By Karen L. Piper



The federal appeals courts, including the Sixth Circuit Court of Appeals covering Michigan, are requiring strict compliance with Family and Medical Leave Act (FMLA) notice requirements.  Four weeks ago, we presented an article entitled “Be Extra Meticulous in FMLA Documentation,” about a Sixth Circuit case which reinstated an employee’s FMLA claim because the employer’s notice did not specifically identify what information the employee was required to provide in support of his request for leave. Pearson v Cuyahoga County, Case No. 14-3197 (unpublished, 12/30/2014). This article involves the Sixth
Circuit’s reinstatement of an employee’s FMLA claim because the employer’s handbook
statement indicated that an employee was eligible for FMLA leave when he wasn’t. Tilley v Kalamazoo Cnty Road Comm’n (No. 14-1679, 1/26/2015).

Tilley worked for the Kalamazoo County Road Commission.  After 15 years on the job,
Tilley began reporting to the Commission’s general superintendent.  Shortly thereafter, Tilley was reprimanded several times by his new supervisor for failing to complete assignments.  On July 20, Tilley was given a final written warning and directed to complete three assignments by August 1.  Tilley turned in two assignments.  He reportedly was working on the third assignment on August 1, when he experienced symptoms that made him fear he was having a heart attack.  A co-worker drove him to the hospital.  Tilley was admitted overnight for observation.  He was released from the hospital the following day, but not released to return to work until the following week.  Tilley turned in the third assignment the day after he returned to work, on August 9.  That same day, Tilley received from Human Resources a “Notice of Eligibility and Rights and Responsibilities.”  The cover letter, and the form, both stated that Tilley was eligible for FMLA leave.  Tilley was discharged on August 12 for missing the assignment deadline.

Tilley sued, claiming violation of the FMLA, among other claims.  The district court dismissed the claim because Tilley did not meet the FMLA’s eligibility requirements.  The Sixth Circuit ruled that the Road Commission might be precluded from asserting that Tilley was not eligible for FMLA leave if: a) the Road Commission definitely misrepresented information regarding Tilley’s eligibility; b) Tilley relied on the misrepresentation; and c) Tilley could show he was harmed by his reliance.

The FMLA has three requirements for eligibility: (1) the employee must have been employed by the employer for 12 months before leave is scheduled to commence; (2) the employee must have worked at least 1,250 hours in the 12 months immediately preceding commencement of leave; and (3) the employer must employ at least 50 employees at or within 75 miles of the employee’s workplace at the time leave is to commence.

The Road Commission did not employ 50 employees within 75 miles of Tilley’s work site, so Tilley was not eligible for leave under the Family and Medical Leave Act.  However, the Road Commission’s employee handbook did not include the “50/75-Employee Threshold”
requirement of FMLA eligibility.  The handbook said only that employees were covered under the FMLA if the employee was full-time, and had “worked for the Road Commission and accumulated 1250 work hours in the previous 12 months.”  The Sixth Circuit ruled that the Road Commission’s omission of the 50/75-Employee Threshold was a definite misrepresentation.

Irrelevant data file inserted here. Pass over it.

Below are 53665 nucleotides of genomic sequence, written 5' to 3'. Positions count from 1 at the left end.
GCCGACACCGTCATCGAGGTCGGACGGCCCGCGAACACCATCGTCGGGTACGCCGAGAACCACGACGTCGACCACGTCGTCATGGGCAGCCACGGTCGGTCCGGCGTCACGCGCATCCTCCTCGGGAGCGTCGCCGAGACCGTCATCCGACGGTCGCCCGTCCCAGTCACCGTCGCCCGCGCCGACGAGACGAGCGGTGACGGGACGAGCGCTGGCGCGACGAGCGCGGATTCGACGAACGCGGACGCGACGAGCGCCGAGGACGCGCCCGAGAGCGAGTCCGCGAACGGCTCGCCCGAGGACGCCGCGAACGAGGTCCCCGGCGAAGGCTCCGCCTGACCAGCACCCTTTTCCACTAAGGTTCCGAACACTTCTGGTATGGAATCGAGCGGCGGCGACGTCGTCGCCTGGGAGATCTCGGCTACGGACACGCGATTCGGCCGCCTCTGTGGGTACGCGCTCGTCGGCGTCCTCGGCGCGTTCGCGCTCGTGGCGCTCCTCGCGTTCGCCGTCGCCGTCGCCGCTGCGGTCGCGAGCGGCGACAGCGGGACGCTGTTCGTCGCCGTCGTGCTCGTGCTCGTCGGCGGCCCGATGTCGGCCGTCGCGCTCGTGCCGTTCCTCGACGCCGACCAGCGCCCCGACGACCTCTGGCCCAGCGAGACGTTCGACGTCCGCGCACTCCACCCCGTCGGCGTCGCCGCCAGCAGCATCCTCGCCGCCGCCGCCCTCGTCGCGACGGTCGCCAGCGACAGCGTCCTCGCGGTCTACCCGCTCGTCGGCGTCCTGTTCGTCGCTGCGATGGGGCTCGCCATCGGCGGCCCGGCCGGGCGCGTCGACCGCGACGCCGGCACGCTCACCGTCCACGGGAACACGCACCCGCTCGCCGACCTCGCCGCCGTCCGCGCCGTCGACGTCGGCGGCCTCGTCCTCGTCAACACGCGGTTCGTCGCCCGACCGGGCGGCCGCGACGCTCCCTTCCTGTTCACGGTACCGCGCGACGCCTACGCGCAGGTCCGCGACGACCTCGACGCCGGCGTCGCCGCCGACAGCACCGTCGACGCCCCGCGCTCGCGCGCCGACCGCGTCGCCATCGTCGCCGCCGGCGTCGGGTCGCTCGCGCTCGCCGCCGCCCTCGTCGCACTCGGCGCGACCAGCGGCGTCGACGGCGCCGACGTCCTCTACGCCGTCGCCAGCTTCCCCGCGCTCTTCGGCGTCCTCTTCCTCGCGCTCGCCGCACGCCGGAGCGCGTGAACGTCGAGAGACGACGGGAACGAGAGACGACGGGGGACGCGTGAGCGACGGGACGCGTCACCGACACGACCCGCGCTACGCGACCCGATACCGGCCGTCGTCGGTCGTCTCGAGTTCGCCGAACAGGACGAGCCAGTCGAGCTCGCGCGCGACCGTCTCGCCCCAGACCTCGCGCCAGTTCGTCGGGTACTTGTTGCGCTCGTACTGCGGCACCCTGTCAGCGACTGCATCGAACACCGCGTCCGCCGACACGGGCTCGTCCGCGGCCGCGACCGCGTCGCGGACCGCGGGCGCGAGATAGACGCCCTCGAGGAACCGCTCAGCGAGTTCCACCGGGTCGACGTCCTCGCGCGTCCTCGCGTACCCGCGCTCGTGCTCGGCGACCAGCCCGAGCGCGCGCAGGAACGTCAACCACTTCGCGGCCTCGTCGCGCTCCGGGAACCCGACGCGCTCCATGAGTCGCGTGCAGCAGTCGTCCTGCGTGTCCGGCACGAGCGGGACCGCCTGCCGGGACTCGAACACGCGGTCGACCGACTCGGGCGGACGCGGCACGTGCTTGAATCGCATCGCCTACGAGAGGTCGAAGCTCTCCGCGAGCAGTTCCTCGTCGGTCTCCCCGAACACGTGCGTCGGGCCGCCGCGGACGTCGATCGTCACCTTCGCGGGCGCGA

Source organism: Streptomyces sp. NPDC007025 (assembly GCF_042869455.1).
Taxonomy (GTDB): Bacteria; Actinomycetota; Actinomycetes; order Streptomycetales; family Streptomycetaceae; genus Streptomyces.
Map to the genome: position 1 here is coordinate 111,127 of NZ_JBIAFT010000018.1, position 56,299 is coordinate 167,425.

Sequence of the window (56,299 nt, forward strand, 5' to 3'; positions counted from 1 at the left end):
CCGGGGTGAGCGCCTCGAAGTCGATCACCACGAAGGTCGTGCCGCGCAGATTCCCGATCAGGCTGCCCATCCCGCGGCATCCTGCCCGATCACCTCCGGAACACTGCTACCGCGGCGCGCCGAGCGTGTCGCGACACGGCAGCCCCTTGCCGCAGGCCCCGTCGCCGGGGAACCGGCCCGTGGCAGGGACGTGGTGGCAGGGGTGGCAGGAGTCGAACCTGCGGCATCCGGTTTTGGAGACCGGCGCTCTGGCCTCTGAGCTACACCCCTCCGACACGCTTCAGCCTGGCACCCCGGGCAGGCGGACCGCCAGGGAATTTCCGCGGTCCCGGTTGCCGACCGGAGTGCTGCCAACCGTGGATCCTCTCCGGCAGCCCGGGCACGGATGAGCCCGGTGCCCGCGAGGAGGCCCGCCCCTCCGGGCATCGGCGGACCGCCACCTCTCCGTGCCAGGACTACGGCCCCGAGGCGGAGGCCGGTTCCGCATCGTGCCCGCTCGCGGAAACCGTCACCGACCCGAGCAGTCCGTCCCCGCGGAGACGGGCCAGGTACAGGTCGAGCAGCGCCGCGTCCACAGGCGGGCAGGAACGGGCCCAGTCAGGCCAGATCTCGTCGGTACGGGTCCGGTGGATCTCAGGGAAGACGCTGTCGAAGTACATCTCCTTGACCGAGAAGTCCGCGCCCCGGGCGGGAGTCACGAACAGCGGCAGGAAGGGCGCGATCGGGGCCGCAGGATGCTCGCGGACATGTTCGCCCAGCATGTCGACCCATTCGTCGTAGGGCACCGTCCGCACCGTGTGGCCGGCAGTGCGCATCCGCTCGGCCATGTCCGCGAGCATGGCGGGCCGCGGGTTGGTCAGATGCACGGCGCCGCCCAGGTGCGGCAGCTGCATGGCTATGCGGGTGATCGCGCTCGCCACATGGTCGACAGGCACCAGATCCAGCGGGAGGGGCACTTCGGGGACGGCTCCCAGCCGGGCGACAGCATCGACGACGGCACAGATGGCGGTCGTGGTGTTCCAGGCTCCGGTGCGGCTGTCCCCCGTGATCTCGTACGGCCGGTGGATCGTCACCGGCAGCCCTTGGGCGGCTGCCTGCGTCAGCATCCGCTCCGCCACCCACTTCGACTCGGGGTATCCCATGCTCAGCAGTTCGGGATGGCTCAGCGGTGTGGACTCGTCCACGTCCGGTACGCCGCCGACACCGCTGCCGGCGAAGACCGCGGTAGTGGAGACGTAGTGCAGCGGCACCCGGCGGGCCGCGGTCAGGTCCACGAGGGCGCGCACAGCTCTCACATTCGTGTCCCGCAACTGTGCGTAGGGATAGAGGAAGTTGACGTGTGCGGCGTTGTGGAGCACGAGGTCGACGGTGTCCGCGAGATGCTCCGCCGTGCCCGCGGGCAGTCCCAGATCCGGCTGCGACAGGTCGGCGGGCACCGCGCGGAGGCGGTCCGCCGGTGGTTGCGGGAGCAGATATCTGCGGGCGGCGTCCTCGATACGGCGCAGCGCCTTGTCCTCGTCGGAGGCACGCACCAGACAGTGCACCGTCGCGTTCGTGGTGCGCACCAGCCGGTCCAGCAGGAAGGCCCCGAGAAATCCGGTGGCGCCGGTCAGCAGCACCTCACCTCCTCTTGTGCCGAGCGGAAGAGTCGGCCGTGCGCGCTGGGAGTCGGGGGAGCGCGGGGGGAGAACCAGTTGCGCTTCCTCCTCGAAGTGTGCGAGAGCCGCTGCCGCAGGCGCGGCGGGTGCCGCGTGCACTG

In support of his claim of reliance, Tilley provided a sworn affidavit in which he stated that he was aware of the handbook statement and believed on August 1 that he was eligible for FMLA leave.  He further claimed that, if he had known on August 1 that he was not entitled to FMLA leave, he would have completed the third assignment, or made other arrangements to have the assignment submitted, by the deadline.  The Sixth Circuit acknowledged that there were “obvious reasons to doubt the veracity of Tilley’s assertion
that in the face of a suspected heart attack he would have remained at work to complete the then-due assignment” (Slip Op., p. 15), but ruled that Tilley’s affidavit met his burden of showing that he relied on the handbook statement.

The Sixth Circuit observed that Tilley’s reliance on the handbook statement was reasonable.  Though Tilley could not have relied on the “Notice of Eligibility and Rights and Responsibilities” form and cover letter that he received on August 9, the court noted that these documents “illustrate the reasonableness of Tilley’s conclusion that he was eligible.” (Slip Op., p. 16, n.7).

Tilley’s affidavit also supported the third element of his claim – that he was harmed by his reliance.  Tilley was discharged for missing the assignment deadline.  Tilley’s affidavit stated that he would not have missed the deadline, but-for his reliance on the handbook statement indicating that he was eligible for FMLA leave.  This statement was sufficient evidence of harm due to reliance to preclude dismissal of Tilley’s claim.

Once again the Sixth Circuit has reinstated an employee’s FMLA claim because the employer’s FMLA paperwork was not 100% accurate.  Especially in discharge situations, it is prudent for employers to review facts and circumstances with experienced counsel, such as the author, before discharging an employee who has recently exercised FMLA rights.

This article was written by Karen L. Piper, who is Secretary of the Board of Detroit SHRM, a member of the Legal Affairs Committee, and a Member of the law firm of Bodman PLC, located in its Troy MI office.  She can be reached at (248) 743-6025 or

Detroit SHRM encourages members to share these articles with others, inside and outside their organization, as long as its name and logo, and the author’s information, is included in the re-post of the article. February 2015.